After telling us he’s having trouble walking, Woods bounds up a staircase two steps at a time and climbs into his white Mercedes, another comeback aborted, another trail of questions pouring from the exhaust pipe.
A lot of people, many of them avid golf fans, don’t like it when Tiger’s tribulations trump the other storylines, especially at big tournaments. To those who interpret the attention devoted to Woods as a lack of respect for the rest of the field, welcome to the downside of dominance: a three-Excedrin hangover on the back end of the Tiger Dynasty. You may care that K.J. Choi beat David Toms in a playoff, but a majority of America doesn’t, and for the next two or three weeks, Woods’ U.S. Open status will serve as the only subject matter that matters.
We’re talking about a man who might have finalized the demise of his marriage by returning to competitive golf at the 2010 Masters. Woods had told us on Feb. 19 that he was taking an extended absence from the game, then skipped a grand total of three tournaments.
My point? Eldrick Unmighty knows he can’t scale Mount Nicklaus unless he plays in the major championships, especially those he has won on one leg. The Tiger of 2008 might bear little resemblance to the 2011 version, but I’m sure Woods himself thinks he’s a lot closer to regaining his form than his play in recent months would suggest.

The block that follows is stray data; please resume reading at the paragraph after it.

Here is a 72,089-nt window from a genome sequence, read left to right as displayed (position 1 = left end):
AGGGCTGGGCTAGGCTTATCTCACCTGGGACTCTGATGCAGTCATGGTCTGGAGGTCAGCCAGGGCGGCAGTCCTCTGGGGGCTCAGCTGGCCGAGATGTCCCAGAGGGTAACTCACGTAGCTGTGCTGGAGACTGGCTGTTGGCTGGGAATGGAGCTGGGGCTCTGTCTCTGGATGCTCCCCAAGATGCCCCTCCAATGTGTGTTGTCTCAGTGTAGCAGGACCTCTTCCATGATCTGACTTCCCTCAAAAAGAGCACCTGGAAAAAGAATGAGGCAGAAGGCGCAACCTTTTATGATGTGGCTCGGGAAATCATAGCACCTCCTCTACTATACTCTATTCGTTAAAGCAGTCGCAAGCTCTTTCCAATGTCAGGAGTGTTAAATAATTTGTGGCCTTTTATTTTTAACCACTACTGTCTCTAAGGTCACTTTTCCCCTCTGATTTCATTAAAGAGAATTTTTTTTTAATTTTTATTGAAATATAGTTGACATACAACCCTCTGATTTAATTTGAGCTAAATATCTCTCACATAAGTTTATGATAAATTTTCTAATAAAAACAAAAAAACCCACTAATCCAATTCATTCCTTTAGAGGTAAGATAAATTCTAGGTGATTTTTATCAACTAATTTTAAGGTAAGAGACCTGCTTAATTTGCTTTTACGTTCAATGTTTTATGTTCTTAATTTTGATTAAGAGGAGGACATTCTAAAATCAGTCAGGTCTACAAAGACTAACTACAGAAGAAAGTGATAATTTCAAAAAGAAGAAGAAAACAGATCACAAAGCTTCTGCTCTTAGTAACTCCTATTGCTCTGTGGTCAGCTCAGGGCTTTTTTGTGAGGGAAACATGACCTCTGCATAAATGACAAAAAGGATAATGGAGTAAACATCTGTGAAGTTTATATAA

If he skips Congressional, we’d have to consider him seriously injured, which is a much worse scenario than if he simply decided last Thursday that a front-nine 42 is six or seven more strokes than his pride can handle. It’s worth noting that Woods was never a big fan of TPC Sawgrass when he was healthy. Congressional, even after the USGA’s heavy-handed makeover, is much more suited to his style – a venue that hosted Tiger’s AT&T National, which Woods won in 2009.
So he’s a story when he plays and a story when he doesn’t, which isn’t going to change anytime soon, in a large part because nobody has come close to knocking Tiger off center stage. Graeme McDowell held the third-round lead at The Players, leaving him just 18 holes short of superstardom. He responded by shooting a 79. Luke Donald put himself in excellent position to claim the top spot in the world rankings, and though he spent the entire weekend near the top of the leaderboard, he ultimately failed to mount a serious charge.
Nick Watney had a share of the lead on the fourth tee, then played the final 11 holes in 2 over to finish T-4. Choi and Toms found themselves largely unopposed down the stretch, as the nine players who finished immediately behind them combined for just one birdie on the last two holes – Hunter Mahan made a 2 on the Island Green.
In this latest installment of Life Without Tiger, we seem desperately eager to christen new stars, but most of the shining is done on a weekly basis.
Parity rules. Hype is for fools. Tiger Woods spent the better part of 13 years remodeling the game’s competitive landscape, and now, for better or worse, we barely recognize the terrain.